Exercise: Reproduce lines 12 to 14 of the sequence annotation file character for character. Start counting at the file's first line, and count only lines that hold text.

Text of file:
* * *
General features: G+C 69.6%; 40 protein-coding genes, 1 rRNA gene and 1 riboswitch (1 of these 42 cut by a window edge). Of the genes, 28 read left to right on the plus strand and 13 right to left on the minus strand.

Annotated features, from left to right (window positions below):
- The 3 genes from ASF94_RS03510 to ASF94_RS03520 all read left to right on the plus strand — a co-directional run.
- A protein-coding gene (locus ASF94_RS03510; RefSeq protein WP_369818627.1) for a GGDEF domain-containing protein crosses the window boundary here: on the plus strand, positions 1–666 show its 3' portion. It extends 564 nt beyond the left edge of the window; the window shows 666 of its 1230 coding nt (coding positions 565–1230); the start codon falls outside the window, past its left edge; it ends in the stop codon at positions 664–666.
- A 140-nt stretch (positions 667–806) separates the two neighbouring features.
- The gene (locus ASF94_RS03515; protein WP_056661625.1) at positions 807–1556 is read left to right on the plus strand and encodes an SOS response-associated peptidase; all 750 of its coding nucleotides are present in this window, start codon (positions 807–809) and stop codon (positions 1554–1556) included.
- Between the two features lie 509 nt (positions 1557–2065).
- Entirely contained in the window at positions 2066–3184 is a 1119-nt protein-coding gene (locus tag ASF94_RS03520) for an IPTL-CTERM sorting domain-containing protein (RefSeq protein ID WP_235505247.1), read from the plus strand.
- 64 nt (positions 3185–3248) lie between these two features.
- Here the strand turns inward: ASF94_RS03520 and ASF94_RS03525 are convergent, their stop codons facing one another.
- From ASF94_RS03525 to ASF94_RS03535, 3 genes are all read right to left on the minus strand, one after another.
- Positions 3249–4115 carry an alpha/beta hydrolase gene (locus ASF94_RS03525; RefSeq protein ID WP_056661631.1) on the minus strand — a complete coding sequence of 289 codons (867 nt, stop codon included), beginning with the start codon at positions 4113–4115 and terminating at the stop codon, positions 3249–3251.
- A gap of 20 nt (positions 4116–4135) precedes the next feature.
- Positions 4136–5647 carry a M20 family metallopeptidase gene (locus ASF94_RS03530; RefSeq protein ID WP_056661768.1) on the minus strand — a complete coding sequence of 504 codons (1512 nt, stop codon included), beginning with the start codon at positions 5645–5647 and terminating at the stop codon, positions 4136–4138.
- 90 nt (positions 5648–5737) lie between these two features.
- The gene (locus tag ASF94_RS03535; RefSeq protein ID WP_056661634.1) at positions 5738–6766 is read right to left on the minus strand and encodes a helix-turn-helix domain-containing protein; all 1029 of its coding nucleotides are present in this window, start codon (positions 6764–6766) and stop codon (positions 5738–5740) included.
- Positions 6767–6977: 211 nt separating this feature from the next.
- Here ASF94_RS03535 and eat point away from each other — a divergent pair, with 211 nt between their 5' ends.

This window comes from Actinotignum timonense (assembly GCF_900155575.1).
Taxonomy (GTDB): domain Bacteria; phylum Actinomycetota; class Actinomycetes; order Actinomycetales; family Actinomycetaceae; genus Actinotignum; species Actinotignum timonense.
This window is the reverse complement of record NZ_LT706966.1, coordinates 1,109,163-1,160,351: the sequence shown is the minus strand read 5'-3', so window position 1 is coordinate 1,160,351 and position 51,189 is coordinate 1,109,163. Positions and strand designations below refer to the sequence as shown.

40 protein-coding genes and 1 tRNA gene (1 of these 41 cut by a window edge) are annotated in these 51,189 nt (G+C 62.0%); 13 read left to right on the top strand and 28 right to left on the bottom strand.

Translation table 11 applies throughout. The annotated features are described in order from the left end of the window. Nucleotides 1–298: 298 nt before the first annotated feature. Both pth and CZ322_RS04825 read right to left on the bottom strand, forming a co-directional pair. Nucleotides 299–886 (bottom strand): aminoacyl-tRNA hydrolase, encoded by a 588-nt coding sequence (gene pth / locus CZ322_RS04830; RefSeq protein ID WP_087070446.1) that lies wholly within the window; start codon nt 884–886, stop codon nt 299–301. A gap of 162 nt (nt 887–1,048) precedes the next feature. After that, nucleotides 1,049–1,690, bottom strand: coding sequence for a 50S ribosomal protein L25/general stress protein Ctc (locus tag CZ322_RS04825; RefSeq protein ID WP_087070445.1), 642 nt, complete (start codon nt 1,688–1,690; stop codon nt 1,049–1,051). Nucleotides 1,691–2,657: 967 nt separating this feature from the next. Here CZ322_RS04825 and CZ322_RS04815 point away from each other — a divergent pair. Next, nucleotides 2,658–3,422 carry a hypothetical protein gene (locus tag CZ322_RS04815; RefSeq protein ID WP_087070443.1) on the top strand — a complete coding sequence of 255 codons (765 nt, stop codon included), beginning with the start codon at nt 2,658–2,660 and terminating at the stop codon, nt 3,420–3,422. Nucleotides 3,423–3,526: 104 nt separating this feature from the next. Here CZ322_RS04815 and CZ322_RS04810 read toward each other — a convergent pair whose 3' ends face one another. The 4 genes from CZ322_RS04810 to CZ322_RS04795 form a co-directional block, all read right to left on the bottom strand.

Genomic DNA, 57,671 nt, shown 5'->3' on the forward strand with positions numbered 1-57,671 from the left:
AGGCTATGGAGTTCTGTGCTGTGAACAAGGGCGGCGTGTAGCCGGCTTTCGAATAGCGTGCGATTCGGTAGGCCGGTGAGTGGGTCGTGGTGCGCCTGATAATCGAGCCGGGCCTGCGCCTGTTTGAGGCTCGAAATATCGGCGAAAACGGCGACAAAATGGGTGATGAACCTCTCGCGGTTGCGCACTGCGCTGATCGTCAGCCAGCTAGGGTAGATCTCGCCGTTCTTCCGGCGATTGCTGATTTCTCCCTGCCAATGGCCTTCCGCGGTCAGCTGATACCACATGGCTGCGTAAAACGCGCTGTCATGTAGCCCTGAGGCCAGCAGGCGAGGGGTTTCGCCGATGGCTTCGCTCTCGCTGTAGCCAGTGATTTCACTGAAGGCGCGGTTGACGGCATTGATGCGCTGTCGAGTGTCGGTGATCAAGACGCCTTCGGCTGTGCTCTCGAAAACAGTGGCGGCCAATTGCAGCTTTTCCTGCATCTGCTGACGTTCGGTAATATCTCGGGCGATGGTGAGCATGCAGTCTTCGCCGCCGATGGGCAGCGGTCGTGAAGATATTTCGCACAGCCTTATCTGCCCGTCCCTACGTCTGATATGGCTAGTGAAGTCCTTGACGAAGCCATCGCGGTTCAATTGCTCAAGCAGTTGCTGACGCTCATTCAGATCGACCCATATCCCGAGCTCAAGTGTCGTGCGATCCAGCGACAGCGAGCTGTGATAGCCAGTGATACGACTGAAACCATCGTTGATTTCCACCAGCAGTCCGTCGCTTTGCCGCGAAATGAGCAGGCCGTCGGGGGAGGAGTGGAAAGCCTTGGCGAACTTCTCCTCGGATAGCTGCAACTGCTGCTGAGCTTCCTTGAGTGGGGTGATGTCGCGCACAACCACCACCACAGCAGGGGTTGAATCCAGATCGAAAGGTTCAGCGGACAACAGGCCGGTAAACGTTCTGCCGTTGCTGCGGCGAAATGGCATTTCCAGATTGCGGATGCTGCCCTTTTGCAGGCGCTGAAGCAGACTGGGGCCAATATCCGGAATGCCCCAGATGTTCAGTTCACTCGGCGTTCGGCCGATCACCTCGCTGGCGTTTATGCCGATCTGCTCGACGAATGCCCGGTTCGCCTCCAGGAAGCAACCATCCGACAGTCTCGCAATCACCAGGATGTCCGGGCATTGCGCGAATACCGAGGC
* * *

- Positions 3249–4115 carry an alpha/beta hydrolase gene (locus ASF94_RS03525; RefSeq protein ID WP_056661631.1) on the minus strand — a complete coding sequence of 289 codons (867 nt, stop codon included), beginning with the start codon at positions 4113–4115 and terminating at the stop codon, positions 3249–3251.
- A gap of 20 nt (positions 4116–4135) precedes the next feature.
- Positions 4136–5647 carry a M20 family metallopeptidase gene (locus ASF94_RS03530; RefSeq protein ID WP_056661768.1) on the minus strand — a complete coding sequence of 504 codons (1512 nt, stop codon included), beginning with the start codon at positions 5645–5647 and terminating at the stop codon, positions 4136–4138.